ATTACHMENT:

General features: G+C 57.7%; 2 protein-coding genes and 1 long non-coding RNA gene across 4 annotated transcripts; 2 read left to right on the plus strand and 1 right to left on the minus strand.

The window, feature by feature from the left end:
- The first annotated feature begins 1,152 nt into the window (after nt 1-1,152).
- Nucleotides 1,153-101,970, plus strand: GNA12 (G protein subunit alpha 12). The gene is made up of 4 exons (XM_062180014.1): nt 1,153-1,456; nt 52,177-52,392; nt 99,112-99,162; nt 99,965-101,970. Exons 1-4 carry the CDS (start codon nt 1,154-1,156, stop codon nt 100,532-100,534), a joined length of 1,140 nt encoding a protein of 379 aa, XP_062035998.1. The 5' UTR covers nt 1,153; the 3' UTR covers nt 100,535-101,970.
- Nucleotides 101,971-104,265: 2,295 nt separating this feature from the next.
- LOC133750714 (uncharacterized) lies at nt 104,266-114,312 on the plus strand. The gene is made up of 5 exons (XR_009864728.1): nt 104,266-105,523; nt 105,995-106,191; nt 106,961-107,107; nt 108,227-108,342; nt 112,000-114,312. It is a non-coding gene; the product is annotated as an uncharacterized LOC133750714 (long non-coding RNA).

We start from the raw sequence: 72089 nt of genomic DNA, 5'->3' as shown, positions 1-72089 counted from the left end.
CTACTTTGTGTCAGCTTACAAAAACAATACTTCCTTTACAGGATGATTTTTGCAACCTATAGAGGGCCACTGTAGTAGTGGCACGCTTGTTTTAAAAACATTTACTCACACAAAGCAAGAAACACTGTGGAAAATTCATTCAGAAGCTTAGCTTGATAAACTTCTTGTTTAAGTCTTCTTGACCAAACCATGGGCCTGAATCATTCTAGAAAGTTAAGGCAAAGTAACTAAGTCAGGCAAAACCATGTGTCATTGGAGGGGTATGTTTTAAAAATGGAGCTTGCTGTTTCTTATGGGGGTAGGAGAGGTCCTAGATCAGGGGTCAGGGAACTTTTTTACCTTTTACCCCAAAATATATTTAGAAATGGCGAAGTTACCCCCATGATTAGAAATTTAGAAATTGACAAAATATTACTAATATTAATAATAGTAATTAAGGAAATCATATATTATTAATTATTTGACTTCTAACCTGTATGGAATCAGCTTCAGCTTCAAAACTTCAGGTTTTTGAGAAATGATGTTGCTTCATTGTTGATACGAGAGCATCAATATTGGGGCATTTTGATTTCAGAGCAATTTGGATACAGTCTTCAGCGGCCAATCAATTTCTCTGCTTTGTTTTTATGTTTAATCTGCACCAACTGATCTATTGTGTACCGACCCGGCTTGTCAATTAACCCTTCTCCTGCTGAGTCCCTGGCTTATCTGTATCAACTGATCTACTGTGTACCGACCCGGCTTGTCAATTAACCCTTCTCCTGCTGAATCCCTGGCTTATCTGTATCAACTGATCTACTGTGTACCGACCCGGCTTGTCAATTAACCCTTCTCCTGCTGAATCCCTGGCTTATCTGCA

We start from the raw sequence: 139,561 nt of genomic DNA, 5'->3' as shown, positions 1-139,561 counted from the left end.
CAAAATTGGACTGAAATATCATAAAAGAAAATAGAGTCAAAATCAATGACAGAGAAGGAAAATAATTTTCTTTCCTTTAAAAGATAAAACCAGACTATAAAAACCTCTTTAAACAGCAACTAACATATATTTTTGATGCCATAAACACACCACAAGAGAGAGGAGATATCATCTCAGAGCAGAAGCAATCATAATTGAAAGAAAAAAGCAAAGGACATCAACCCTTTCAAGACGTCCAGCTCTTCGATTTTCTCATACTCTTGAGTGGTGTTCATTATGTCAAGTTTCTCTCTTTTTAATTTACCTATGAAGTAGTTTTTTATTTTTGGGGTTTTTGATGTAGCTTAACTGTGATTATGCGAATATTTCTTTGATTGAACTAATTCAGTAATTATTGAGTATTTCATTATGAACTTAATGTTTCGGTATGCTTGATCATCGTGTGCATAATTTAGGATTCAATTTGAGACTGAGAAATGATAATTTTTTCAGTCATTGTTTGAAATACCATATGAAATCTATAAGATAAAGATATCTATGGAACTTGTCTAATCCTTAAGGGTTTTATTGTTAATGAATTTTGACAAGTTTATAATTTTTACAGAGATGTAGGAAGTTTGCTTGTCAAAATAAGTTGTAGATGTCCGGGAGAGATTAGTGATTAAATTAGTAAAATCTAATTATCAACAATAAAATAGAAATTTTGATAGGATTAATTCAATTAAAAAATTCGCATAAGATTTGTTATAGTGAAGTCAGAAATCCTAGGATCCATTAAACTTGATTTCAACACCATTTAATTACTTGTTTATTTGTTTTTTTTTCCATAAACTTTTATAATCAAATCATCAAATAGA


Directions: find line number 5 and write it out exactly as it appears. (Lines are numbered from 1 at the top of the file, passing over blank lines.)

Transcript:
- Nucleotides 101,971-104,265: 2,295 nt separating this feature from the next.